The DOJ-2002 and the SGC-2003 are general recidivism studies, no breakdowns by individual crime types. The DOJ-2003 is a specific crime type study related to sex offenders. The LICASSO-2004 report crosses all boundaries, meaning it covers all crime types individually, but only covers parolees.

So how do these studies measure recidivism? How have they grouped offenders to arrive at the different recidivism rates? As we look at that, we will mention exceptions about each grouping which cause results to be a little different if they occur.

MEASURES OF RECIDIVISM:


DOJ-2002 and DOJ-2003:

REARREST: Someone claims a law has been broken so the police arrest a person. However, all of these folks may or may not be guilty, a person is innocent until proven guilty in the US. Also there are cases of mistaken identity, DNA issues, and a host of other possibilities. REARREST numbers will always cause the highest recidivism rates, and IF somone wants to make a point, they will quote these recidivism rates.

RECONVICTION
(1): This includes everyone who has been convicted, had a trial (by judge, jury, or plea) and we must remember that, even within this group, there have been news articles showing a few folks who were later found not guilty of what they were convicted of, some even taken off death row and released from prison.

RESENTENCE TO PRISON: This represents only those who were convicted, resentenced and returned to prison, if a person was sentenced to jail time or probation, they are not included in this number.

RETURN TO PRISON WITH A NEW SENTENCE: While you would think this is true recidivism, there are still more you need to know. If a person has been resentenced to prison, then yes, s/he has committed another crime, but whether it is the same kind of crime or a new kind of crime is unknown at this point.

RETURN TO PRISON WITHOUT A NEW SENTENCE: This is a group that most folks do not understand. When a person is sent to prison at some point they are eligible for parole, and if paroled they are permitted to go back to society if they follow certain conditions of parole. Those conditions are, report to parole officer every xx days, go to therapy, stay away from ___, do not leave the county, no alcohol, no drugs, and many other things that are related to their particular crime or a condition they have. If a person breaks one or more of these conditions, which are not crimes per se, they can be returned to prison without a new sentence. Violations of this sort are called technical violations, and can cause the person to be sent back to prison.



Sex Offender Recidivism Study
-DOJ-2003 Points Worthy of Mention-

The DOJ-2003 Report is a "Offender Specific" report. Unique to this report was that statistics were generated several different ways, which clearly adds to its value. Most interesting is the groupings, by state penal codes: "All Offenders" -- "Rapists & Sexual Assaulters" -- "Child Molesters & Statutory Rapists" -- " which was derived from actual prison records.

Further, DOJ-2003 is the first report to recognize SUB-GROUPS (categories) of sex offenders, instead of painting all sex offenders alike. This report drew distinctions between rapists, sexual assaulters, child molesters, and statutory rapists; AND calculated recidivism rates for each sub-group. On a negative note you cannot cross-compare these sub-groups because many of the offenders are included in more than one sub-group. This is due to the way the states define their individual crimes and some missing information in individual files.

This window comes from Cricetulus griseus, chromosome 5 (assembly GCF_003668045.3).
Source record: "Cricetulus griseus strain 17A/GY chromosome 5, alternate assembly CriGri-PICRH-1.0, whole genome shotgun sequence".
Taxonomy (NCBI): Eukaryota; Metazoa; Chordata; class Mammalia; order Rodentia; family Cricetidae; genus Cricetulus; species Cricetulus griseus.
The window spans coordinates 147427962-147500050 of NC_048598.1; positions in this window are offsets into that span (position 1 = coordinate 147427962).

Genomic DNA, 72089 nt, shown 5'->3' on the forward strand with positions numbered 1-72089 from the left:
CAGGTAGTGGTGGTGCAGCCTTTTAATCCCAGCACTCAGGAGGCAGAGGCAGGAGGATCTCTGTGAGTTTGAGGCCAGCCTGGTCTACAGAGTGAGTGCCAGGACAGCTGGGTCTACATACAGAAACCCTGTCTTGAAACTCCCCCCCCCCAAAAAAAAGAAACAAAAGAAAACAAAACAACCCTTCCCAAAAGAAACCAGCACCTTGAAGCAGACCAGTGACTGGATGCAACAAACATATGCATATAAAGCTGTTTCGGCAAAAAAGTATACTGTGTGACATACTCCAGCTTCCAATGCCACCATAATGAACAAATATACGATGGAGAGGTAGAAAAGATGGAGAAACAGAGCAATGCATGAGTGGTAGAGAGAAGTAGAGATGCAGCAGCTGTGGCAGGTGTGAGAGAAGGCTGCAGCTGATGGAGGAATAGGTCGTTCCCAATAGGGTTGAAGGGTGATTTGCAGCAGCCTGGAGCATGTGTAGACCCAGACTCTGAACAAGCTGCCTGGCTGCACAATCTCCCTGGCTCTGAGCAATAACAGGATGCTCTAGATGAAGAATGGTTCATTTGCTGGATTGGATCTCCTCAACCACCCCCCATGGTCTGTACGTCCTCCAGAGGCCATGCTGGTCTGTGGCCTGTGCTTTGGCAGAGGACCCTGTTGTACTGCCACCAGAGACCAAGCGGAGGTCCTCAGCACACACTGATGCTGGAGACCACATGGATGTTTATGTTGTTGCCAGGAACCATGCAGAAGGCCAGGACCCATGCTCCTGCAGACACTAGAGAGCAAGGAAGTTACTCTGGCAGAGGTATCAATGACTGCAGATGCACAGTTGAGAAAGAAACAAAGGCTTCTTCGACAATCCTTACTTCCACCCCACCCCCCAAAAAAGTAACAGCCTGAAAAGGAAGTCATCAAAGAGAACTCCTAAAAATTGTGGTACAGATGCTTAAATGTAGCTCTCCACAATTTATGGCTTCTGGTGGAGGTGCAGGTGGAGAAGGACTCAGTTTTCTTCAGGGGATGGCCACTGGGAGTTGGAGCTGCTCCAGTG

Unfortunately there was no breakdown of "Predatory Crimes" (even though they had the criminal records), crimes where the offender sought out a victim. While the term "rapist" infers "predatory" that is not always the case. Predatory acts go to the real dangerousness of the offender.

A major flaw in DOJ-2003 is, they compare "Sex Offenders to Non-Sex Offenders," which is akin to comparing apples and grapefruits expecting them to be equal or taste the same. This report never compared say, arsonists to non-arsonists, or car thieves to non-car thieves, or murders to non-murders, or prostitutes to non-prostitutes, or robbers to non-robbers, or drug convictions to non-drug convictions, or any other combination.

While comparing sex offenders to non-sex offenders SOUNDS GOOD, there is nothing to compare this percentage to, to see if it is higher or lower than other crime types. It appears this was the only way to get a high percentage of something, a way to make sex offenders look bad because all other analogies showed low percentages.


SGC-2003:

RECONVICTION (effectively): This standard was decided on by the Canadians because it is the most logical measure of recidivism. This report included only figures for parolees just like the LICASSO-2004 report.

LICASSO-2004:

RECONVICTION (effectively): This report is based on, the number of sex offenders paroled (1990-2000 [4,762]) and the number of them that came back to prison for a new crime; adjusted for technical violations. Technical violations are not included in these recidivism rates. However, it only includes figures based on actual parolees.

In summary, it is critical to know what group/s of offenders are included in a recidivism rate. Most often from what we have seen, the recidivism rates quoted are for those REARRESTED, this will cause the highest recidivism rate. Speakers tend to use these figures to enhance or support whatever theory they are making to their audience.